SUB-WORKING GROUP II
On Article 26 (Socio-Economic Considerations) many developing countries underscored that a protocol without socio-economic considerations would be unacceptable and supported text requesting Parties to: consider socio-economic impacts in risk assessment; incorporate strategies to prevent adverse socio-economic impacts; notify the exporting country of import substitution; protect the public from biotech monopolies; and protect public moral and socio-economic interests. Some delegates opposed addressing monopolies and free trade issues in this article. One developed country noted divergent understandings of socio-economic considerations and supported an option requesting consideration of impacts during risk assessment and research on such considerations. Some delegations expressed concern over trade protectionism and preferred either inclusion in the preamble or no reference.
On Article 27 (Liability and Compensation) several developed countries preferred no provision, especially in view of similar discussions spanning decades in other fora. One noted the discussion's theoretical level, as risks posed by LMOs are not comparable to oil spills or nuclear disasters. He further noted LMOs will not be forced on importers and national legislation should be used after appropriate AIA and risk assessments. One delegate preferred no provision, citing duplication with CBD Article 14.2 on liability and redress. Many developing countries supported the Article, stating that arguments regarding time and complexity were unacceptable. One delegate noted the absurdity of extended discussions on regulatory issues to ensure safety without consideration of the consequences of accidents. Delegates supported including, inter alia, civil liability, state liability, compensation fund, prescription of liability and role of chance/force majeur. Some delegates favored discussing liability and compensation at the first MOP. One country proposed including such considerations under general principles.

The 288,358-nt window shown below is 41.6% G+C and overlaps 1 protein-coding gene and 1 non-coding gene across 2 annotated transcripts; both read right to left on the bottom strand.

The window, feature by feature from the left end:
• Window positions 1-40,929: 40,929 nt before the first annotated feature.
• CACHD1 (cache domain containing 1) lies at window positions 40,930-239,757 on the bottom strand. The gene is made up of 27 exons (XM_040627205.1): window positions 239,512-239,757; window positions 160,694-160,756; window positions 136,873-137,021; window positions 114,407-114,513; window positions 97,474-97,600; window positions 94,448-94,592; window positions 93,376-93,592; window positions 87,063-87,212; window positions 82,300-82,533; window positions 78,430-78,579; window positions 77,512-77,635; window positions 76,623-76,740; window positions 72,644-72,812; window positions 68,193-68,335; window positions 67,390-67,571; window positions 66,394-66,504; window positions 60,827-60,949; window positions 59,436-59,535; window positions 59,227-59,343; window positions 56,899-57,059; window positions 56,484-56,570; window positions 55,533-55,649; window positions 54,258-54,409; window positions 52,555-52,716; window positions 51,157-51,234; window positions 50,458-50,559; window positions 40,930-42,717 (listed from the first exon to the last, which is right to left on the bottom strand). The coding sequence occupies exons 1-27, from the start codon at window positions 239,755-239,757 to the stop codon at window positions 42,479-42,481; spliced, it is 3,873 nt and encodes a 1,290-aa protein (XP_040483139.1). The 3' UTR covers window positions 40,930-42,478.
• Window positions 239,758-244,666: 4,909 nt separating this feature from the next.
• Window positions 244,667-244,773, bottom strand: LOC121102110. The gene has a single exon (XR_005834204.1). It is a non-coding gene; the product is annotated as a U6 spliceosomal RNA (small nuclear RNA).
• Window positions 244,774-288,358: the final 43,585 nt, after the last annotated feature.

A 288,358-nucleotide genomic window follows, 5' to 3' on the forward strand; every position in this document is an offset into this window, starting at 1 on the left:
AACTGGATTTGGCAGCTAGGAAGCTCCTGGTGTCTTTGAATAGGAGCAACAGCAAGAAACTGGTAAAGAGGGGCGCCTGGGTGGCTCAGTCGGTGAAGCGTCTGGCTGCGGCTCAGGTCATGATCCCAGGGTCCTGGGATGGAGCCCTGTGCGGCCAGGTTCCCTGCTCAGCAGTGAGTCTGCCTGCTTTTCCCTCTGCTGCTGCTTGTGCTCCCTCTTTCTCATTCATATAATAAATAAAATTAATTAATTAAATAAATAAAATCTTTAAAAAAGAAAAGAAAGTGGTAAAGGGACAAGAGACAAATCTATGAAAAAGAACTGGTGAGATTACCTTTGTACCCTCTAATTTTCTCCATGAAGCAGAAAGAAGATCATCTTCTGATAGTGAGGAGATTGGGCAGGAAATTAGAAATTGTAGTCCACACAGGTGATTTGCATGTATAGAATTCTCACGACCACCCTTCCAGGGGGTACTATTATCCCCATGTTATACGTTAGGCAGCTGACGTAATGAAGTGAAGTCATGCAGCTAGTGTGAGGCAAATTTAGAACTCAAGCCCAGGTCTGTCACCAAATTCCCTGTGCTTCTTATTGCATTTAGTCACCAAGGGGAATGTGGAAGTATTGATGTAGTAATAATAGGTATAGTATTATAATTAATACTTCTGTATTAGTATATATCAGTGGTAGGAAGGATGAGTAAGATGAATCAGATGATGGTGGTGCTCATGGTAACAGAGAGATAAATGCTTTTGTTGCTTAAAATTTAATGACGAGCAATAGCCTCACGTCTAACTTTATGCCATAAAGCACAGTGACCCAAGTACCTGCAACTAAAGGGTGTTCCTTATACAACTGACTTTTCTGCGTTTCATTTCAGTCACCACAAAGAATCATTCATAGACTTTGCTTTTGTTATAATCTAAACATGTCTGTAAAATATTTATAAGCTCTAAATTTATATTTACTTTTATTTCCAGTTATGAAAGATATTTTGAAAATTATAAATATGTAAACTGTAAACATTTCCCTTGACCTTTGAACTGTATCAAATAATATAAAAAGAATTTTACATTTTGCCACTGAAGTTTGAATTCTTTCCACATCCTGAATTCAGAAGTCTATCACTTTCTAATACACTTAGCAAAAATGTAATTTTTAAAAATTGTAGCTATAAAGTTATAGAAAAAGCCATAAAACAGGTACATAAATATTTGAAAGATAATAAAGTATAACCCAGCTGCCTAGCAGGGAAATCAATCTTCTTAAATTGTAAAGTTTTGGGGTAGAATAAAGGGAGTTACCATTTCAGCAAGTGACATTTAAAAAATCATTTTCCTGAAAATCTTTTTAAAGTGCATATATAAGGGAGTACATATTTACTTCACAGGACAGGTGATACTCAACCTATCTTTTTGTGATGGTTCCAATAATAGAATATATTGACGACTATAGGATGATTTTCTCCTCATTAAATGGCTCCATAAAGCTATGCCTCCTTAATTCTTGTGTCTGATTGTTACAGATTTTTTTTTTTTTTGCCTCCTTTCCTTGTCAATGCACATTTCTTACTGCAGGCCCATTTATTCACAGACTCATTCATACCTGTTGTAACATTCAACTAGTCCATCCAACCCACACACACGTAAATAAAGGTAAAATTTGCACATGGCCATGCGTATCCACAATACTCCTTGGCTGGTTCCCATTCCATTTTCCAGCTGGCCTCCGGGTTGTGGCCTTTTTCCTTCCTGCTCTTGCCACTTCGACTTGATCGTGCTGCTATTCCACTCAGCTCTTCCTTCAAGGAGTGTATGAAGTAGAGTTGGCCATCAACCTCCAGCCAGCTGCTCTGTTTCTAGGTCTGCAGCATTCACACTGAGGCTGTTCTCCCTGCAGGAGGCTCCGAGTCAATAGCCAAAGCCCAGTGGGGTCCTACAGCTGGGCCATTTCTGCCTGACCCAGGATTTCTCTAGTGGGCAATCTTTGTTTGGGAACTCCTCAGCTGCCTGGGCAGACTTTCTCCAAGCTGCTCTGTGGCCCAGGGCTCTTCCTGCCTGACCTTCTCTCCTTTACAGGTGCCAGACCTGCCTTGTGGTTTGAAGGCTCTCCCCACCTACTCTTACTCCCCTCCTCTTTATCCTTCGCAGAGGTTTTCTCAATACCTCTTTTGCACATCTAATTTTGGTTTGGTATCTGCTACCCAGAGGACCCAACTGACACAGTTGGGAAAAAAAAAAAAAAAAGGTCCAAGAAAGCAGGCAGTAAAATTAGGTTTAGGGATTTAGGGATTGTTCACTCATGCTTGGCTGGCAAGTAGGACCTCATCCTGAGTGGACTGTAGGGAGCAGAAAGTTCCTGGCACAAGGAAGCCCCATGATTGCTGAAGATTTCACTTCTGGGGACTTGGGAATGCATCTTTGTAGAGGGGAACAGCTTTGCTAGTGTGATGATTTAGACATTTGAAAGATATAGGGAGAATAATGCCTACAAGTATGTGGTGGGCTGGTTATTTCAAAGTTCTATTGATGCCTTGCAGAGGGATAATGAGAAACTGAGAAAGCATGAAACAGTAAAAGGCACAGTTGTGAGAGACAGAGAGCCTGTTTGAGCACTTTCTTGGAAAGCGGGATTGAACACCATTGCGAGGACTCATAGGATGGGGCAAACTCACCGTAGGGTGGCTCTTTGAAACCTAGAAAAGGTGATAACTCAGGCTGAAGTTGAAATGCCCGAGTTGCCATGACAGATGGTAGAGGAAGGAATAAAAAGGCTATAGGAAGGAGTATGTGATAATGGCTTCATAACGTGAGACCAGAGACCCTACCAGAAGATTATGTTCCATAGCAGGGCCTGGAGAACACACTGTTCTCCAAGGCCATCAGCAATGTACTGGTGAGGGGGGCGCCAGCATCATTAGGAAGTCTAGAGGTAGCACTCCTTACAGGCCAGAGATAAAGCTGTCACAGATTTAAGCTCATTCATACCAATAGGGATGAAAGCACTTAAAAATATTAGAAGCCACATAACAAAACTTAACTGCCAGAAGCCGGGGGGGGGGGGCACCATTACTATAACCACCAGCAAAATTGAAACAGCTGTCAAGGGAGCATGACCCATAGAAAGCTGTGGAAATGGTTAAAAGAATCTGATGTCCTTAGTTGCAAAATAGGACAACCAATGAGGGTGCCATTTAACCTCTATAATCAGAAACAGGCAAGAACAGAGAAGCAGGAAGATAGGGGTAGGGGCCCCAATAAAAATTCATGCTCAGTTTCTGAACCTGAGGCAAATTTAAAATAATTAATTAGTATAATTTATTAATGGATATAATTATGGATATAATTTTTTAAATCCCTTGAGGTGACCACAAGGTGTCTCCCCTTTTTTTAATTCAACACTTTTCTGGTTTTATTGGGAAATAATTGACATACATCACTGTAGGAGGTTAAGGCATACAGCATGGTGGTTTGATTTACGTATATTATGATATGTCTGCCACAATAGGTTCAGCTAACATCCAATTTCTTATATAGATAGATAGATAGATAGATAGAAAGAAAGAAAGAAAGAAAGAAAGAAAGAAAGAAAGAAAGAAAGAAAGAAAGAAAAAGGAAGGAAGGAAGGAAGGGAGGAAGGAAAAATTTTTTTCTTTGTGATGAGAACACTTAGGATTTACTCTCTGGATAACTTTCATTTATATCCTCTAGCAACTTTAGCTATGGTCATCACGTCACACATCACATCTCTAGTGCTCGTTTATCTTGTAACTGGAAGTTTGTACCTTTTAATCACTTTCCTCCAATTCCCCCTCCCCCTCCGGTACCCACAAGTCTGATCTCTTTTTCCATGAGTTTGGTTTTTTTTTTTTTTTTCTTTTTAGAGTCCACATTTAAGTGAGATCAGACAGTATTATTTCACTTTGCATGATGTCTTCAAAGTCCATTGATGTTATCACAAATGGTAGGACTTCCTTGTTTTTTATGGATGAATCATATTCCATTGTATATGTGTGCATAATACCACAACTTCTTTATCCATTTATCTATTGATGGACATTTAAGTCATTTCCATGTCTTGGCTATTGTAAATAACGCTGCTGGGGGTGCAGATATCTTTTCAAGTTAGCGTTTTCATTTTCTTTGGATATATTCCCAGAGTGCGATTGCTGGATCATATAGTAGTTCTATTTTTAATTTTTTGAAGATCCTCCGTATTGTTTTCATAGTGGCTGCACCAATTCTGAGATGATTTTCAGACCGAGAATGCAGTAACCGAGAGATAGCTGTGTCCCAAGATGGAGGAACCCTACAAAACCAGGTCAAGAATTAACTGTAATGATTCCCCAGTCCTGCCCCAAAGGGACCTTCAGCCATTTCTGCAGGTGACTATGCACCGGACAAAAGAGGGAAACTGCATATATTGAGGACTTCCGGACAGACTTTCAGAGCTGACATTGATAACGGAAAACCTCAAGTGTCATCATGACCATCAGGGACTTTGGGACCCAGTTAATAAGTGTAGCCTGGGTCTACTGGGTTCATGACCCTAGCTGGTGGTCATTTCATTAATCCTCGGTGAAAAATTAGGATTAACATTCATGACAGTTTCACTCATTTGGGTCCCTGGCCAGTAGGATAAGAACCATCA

A representative of the "open-ended reflection group" on Article 19 (Information Sharing/Biosafety Clearing-house (CH)) reported agreement that: a CH is a means through which information is made available; it provides access to information; certain information is provided by Parties; and the CH shall operate from day one. Discussions are ongoing.
On Article 1 (Objectives) several delegates recommended waiting for Plenary discussions on "products thereof." Many developing countries favored including language on socioeconomic welfare, human and animal health, LMOs and "products thereof." One country requested elements on: responsibility sharing between importers/exporters; cooperation among Parties; conservation, sustainable use and risks to human health; and the protocol's basis in information exchange. Some opposed inclusion of human health and "products thereof," which extend beyond the protocol's mandate in CBD Article 19 and Decision II/5. Other delegates recommended that the Article be short, avoid restating operative sections and reference the precautionary principle.
Several countries suggested streamlining Article 1 bis (General Obligations) to avoid restating provisions of the protocol. Many countries supported a general call for Parties to take all necessary measures to comply with the protocol's provisions. Various delegates requested retaining or incorporating text on: avoiding trade restrictions; transit states; commitment to scientific rigor; transparency; and illegal trafic. One delegation favored deleting the article. Another said the article consisted primarily of reservations and proposed renaming it. Some delegates suggested revisiting it to avoid duplication of provisions. The Co-Chairs will produce a revised draft.
CONTACT GROUP I
Delegates reviewed definitions of LMO, living organism and modern biotechnology they had drafted and began considering which of the nineteen annexes to discuss first. The Co-Chairs asked delegations to submit, by Wednesday evening, lists of the annexes they are developing.